Molecular biology

Molecular biology studies the structure and functioning of cells or organisms on a molecular level. Het Waterlaboratorium uses molecular techniques to determine the possible presence of bacteria in drinking water. Het Waterlaboratorium currently has two different molecular techniques: MALDI-TOF and RT-PCR.

A closer look at definitions

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Quick identification of bacteria by using MALDI-TOF

Matrix Assisted Laser Desorption/Ionisation Time-of-Flight (MALDI-TOF) is a mass spectrometric technique that determines within minutes the identity of a bacterial colony (microorganisms) based on protein patterns. This technique which was investigated for the first time by Het Waterlaboratorium for drinking water research, and is now being used by all Dutch drinking water laboratories as a fast and legally accepted confirmation technique. The analysis time for various microorganisms such as E.coli bacteria, enterococci, Clostridium perfringens, Legionella spp. and L. pneumophila is now reduced to 1-3 days.

Quick analyses results into faster preventive measures by drinking water companies and better protection of the public health, for example in the case of a faecal contamination. Het Waterlaboratorium uses an unique approach because MALDI-TOF can operates as a confirmation technique in routine analysis but also can applied successfully for research purposes. Examples are the source tracing of faecal contamination in extracted water, and the inventories of Aeromoas and coliforms species in the distribution networks of our clients. For more knowledge, see the Knowledge Base

Specialists: Eline Stroobach and Sander Dijkstra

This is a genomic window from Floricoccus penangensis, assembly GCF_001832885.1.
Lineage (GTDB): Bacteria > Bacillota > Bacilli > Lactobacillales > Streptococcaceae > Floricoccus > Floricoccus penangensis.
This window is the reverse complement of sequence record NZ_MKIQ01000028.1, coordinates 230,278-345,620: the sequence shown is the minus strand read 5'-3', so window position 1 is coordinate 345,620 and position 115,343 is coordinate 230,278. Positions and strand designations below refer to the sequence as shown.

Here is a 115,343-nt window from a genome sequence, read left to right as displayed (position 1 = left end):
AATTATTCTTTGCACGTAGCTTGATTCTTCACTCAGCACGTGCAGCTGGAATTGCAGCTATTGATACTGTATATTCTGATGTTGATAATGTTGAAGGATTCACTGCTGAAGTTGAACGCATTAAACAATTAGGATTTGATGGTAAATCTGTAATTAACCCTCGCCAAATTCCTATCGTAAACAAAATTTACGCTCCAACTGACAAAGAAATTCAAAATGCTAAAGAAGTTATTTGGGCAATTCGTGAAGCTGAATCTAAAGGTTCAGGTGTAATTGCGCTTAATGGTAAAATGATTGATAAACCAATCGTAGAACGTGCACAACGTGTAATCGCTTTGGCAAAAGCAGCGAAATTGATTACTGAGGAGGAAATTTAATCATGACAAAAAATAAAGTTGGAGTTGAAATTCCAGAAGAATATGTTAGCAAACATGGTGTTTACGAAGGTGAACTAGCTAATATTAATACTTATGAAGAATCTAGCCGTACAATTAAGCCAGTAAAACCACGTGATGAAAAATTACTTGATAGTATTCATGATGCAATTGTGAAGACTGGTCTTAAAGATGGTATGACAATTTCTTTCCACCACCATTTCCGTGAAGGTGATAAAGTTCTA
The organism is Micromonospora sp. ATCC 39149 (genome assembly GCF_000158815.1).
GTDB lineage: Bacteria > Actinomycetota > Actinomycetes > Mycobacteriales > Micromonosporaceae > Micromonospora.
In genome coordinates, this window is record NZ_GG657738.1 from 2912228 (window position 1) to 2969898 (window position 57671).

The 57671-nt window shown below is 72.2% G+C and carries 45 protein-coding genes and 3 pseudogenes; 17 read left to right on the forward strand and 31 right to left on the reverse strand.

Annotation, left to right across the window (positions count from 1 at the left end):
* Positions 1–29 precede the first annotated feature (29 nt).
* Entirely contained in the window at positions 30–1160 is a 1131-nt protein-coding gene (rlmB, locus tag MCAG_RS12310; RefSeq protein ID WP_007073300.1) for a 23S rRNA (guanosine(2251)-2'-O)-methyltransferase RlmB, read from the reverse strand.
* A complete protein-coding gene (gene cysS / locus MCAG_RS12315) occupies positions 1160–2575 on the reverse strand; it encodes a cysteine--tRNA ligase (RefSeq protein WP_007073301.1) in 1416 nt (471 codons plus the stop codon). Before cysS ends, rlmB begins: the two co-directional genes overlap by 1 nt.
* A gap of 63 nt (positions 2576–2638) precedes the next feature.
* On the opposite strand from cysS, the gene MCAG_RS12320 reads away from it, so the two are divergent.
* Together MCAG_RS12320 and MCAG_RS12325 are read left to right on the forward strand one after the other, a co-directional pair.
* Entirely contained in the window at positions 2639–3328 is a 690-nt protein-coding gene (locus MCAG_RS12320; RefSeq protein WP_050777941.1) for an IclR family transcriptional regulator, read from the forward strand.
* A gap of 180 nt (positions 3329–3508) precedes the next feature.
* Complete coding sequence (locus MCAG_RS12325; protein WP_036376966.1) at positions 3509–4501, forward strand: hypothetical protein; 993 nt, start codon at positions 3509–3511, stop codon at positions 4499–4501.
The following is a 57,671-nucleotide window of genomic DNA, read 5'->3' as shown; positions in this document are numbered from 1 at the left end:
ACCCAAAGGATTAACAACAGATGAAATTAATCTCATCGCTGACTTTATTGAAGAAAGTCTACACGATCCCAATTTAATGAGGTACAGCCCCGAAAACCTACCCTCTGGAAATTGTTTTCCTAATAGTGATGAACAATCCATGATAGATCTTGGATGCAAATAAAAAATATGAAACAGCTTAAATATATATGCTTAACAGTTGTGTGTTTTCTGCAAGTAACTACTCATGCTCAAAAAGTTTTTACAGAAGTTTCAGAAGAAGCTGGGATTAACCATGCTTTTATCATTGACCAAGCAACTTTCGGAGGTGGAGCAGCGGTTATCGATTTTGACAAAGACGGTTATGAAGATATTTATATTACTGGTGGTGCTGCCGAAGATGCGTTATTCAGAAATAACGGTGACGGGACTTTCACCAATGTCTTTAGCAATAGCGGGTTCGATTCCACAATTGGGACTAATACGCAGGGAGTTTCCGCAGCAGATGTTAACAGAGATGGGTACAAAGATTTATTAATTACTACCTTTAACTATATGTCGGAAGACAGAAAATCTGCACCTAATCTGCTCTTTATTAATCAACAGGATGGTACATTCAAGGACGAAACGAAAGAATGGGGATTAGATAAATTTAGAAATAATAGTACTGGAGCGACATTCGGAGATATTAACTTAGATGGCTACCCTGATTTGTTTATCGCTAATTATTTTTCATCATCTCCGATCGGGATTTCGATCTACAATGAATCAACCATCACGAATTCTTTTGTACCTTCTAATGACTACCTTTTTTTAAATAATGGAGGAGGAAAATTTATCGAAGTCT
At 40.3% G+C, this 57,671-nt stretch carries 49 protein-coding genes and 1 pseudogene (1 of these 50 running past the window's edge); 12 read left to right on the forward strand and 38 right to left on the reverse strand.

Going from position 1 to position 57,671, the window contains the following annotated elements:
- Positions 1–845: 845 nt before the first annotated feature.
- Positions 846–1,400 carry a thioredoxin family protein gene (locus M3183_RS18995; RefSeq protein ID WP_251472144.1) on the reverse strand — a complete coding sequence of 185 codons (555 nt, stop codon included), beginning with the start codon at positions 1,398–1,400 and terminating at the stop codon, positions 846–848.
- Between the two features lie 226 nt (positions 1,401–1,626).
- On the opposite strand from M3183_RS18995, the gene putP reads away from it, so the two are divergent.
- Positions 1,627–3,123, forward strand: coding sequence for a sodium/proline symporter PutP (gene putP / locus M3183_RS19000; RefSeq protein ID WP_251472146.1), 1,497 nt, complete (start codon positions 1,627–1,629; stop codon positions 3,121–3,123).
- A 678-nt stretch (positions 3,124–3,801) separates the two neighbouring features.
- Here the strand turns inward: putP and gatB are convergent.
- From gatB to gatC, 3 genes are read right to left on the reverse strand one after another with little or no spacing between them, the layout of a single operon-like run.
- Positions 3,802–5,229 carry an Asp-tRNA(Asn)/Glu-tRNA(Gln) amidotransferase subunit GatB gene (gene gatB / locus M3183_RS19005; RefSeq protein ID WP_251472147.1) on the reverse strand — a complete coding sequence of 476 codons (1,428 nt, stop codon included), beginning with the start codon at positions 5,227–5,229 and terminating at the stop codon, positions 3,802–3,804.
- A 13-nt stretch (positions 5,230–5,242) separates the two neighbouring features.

Quick detection of feacal contamination in drinking water by using RT-PCR

By using Reverse Transcription Polymerase Chain Reaction (RT-PCR) it is possible to detect E.coli in drinking water in approximately four hours instead of 24 hours, which is achieved with a standard cultivation method.

The RT-PCR method is based on detecting RNA in drinking water samplers and can be achieved within four hours. This is considerably faster than with the conventional cultivation methods. If calamities occur, such as a pipe break or a pipe reparation, this short analysis time results in quick insight into the reliability of the drinking water. As a consequence, potential health risks are limited for consumers and pipelines can quickly operate again, with a limited production loss. Since 2018, this E.coli RT-PCR method has been legally accepted and since then is operational at Het Waterlaboratorium.

Currently, Het Waterlaboratorium is working on a RT-PCR method for the detection of Enterococci. For more information, see Projects.

Specialists: Aleksandra Knežev, Eline Stroobach and Sander Dijkstra


Werk samen met onze specialisten

Eline Stroobach

Vakspecialist Biologie